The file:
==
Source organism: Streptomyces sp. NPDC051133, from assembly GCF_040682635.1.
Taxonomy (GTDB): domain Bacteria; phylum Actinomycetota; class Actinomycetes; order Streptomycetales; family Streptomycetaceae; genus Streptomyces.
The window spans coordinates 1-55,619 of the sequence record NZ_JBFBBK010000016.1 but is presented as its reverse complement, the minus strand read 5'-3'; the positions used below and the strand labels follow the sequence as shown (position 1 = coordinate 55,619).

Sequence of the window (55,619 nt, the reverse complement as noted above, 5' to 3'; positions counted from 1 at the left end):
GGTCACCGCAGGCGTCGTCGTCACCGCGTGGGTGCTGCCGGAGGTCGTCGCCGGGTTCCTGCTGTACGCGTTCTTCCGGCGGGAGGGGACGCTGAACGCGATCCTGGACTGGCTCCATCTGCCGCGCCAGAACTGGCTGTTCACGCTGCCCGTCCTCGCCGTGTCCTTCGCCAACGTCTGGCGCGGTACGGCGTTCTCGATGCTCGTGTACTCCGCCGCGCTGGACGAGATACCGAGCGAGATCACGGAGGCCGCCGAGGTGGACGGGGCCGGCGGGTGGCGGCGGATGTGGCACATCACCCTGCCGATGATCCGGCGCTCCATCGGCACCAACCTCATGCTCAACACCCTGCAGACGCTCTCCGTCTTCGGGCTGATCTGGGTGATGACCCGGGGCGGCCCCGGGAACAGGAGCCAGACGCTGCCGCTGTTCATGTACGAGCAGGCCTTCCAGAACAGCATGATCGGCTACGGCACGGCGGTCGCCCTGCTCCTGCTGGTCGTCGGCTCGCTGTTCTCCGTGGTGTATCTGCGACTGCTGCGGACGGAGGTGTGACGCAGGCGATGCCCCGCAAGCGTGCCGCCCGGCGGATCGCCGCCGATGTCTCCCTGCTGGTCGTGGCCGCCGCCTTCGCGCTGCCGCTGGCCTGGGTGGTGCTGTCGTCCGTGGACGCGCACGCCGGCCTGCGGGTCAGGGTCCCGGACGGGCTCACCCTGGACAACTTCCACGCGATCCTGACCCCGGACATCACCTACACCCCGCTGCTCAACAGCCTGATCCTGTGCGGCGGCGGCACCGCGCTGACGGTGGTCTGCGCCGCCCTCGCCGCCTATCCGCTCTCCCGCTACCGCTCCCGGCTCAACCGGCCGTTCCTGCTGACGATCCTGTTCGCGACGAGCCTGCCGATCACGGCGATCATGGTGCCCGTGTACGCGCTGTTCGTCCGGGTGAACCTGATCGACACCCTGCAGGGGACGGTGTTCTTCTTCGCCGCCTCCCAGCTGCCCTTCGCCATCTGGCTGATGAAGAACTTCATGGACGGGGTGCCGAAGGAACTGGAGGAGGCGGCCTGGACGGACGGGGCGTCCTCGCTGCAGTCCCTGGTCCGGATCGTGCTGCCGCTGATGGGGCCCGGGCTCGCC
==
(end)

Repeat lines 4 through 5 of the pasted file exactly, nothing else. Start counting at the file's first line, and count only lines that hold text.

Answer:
Sequence of the window (55,619 nt, the reverse complement as noted above, 5' to 3'; positions counted from 1 at the left end):
GGTCACCGCAGGCGTCGTCGTCACCGCGTGGGTGCTGCCGGAGGTCGTCGCCGGGTTCCTGCTGTACGCGTTCTTCCGGCGGGAGGGGACGCTGAACGCGATCCTGGACTGGCTCCATCTGCCGCGCCAGAACTGGCTGTTCACGCTGCCCGTCCTCGCCGTGTCCTTCGCCAACGTCTGGCGCGGTACGGCGTTCTCGATGCTCGTGTACTCCGCCGCGCTGGACGAGATACCGAGCGAGATCACGGAGGCCGCCGAGGTGGACGGGGCCGGCGGGTGGCGGCGGATGTGGCACATCACCCTGCCGATGATCCGGCGCTCCATCGGCACCAACCTCATGCTCAACACCCTGCAGACGCTCTCCGTCTTCGGGCTGATCTGGGTGATGACCCGGGGCGGCCCCGGGAACAGGAGCCAGACGCTGCCGCTGTTCATGTACGAGCAGGCCTTCCAGAACAGCATGATCGGCTACGGCACGGCGGTCGCCCTGCTCCTGCTGGTCGTCGGCTCGCTGTTCTCCGTGGTGTATCTGCGACTGCTGCGGACGGAGGTGTGACGCAGGCGATGCCCCGCAAGCGTGCCGCCCGGCGGATCGCCGCCGATGTCTCCCTGCTGGTCGTGGCCGCCGCCTTCGCGCTGCCGCTGGCCTGGGTGGTGCTGTCGTCCGTGGACGCGCACGCCGGCCTGCGGGTCAGGGTCCCGGACGGGCTCACCCTGGACAACTTCCACGCGATCCTGACCCCGGACATCACCTACACCCCGCTGCTCAACAGCCTGATCCTGTGCGGCGGCGGCACCGCGCTGACGGTGGTCTGCGCCGCCCTCGCCGCCTATCCGCTCTCCCGCTACCGCTCCCGGCTCAACCGGCCGTTCCTGCTGACGATCCTGTTCGCGACGAGCCTGCCGATCACGGCGATCATGGTGCCCGTGTACGCGCTGTTCGTCCGGGTGAACCTGATCGACACCCTGCAGGGGACGGTGTTCTTCTTCGCCGCCTCCCAGCTGCCCTTCGCCATCTGGCTGATGAAGAACTTCATGGACGGGGTGCCGAAGGAACTGGAGGAGGCGGCCTGGACGGACGGGGCGTCCTCGCTGCAGTCCCTGGTCCGGATCGTGCTGCCGCTGATGGGGCCCGGGCTCGCC